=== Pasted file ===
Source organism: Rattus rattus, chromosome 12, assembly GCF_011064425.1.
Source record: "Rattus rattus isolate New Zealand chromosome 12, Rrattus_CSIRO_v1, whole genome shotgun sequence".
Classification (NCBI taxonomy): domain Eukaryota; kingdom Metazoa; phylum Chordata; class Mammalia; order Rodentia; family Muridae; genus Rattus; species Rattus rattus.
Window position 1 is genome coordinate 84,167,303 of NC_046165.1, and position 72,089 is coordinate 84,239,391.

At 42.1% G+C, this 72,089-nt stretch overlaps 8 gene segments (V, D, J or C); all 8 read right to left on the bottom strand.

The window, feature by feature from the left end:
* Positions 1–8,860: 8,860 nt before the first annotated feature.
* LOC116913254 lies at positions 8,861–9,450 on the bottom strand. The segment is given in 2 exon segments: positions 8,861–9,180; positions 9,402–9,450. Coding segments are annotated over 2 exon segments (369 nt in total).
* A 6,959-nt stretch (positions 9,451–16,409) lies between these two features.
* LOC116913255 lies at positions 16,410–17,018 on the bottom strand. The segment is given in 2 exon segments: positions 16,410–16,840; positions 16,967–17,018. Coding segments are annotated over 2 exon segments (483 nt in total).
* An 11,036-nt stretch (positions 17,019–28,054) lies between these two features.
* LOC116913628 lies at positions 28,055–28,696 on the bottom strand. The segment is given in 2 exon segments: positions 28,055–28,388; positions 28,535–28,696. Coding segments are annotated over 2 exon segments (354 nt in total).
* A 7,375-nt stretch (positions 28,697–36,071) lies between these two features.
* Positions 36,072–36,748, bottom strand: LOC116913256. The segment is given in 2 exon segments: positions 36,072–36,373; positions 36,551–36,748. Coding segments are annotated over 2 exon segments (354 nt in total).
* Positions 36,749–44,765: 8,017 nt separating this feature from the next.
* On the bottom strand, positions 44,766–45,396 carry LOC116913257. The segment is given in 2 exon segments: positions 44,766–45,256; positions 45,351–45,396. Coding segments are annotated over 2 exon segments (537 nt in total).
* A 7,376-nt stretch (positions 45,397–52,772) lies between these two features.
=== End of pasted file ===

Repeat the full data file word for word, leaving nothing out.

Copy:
Source organism: Rattus rattus, chromosome 12, assembly GCF_011064425.1.
Source record: "Rattus rattus isolate New Zealand chromosome 12, Rrattus_CSIRO_v1, whole genome shotgun sequence".
Classification (NCBI taxonomy): domain Eukaryota; kingdom Metazoa; phylum Chordata; class Mammalia; order Rodentia; family Muridae; genus Rattus; species Rattus rattus.
Window position 1 is genome coordinate 84,167,303 of NC_046165.1, and position 72,089 is coordinate 84,239,391.

At 42.1% G+C, this 72,089-nt stretch overlaps 8 gene segments (V, D, J or C); all 8 read right to left on the bottom strand.

The window, feature by feature from the left end:
* Positions 1–8,860: 8,860 nt before the first annotated feature.
* LOC116913254 lies at positions 8,861–9,450 on the bottom strand. The segment is given in 2 exon segments: positions 8,861–9,180; positions 9,402–9,450. Coding segments are annotated over 2 exon segments (369 nt in total).
* A 6,959-nt stretch (positions 9,451–16,409) lies between these two features.
* LOC116913255 lies at positions 16,410–17,018 on the bottom strand. The segment is given in 2 exon segments: positions 16,410–16,840; positions 16,967–17,018. Coding segments are annotated over 2 exon segments (483 nt in total).
* An 11,036-nt stretch (positions 17,019–28,054) lies between these two features.
* LOC116913628 lies at positions 28,055–28,696 on the bottom strand. The segment is given in 2 exon segments: positions 28,055–28,388; positions 28,535–28,696. Coding segments are annotated over 2 exon segments (354 nt in total).
* A 7,375-nt stretch (positions 28,697–36,071) lies between these two features.
* Positions 36,072–36,748, bottom strand: LOC116913256. The segment is given in 2 exon segments: positions 36,072–36,373; positions 36,551–36,748. Coding segments are annotated over 2 exon segments (354 nt in total).
* Positions 36,749–44,765: 8,017 nt separating this feature from the next.
* On the bottom strand, positions 44,766–45,396 carry LOC116913257. The segment is given in 2 exon segments: positions 44,766–45,256; positions 45,351–45,396. Coding segments are annotated over 2 exon segments (537 nt in total).
* A 7,376-nt stretch (positions 45,397–52,772) lies between these two features.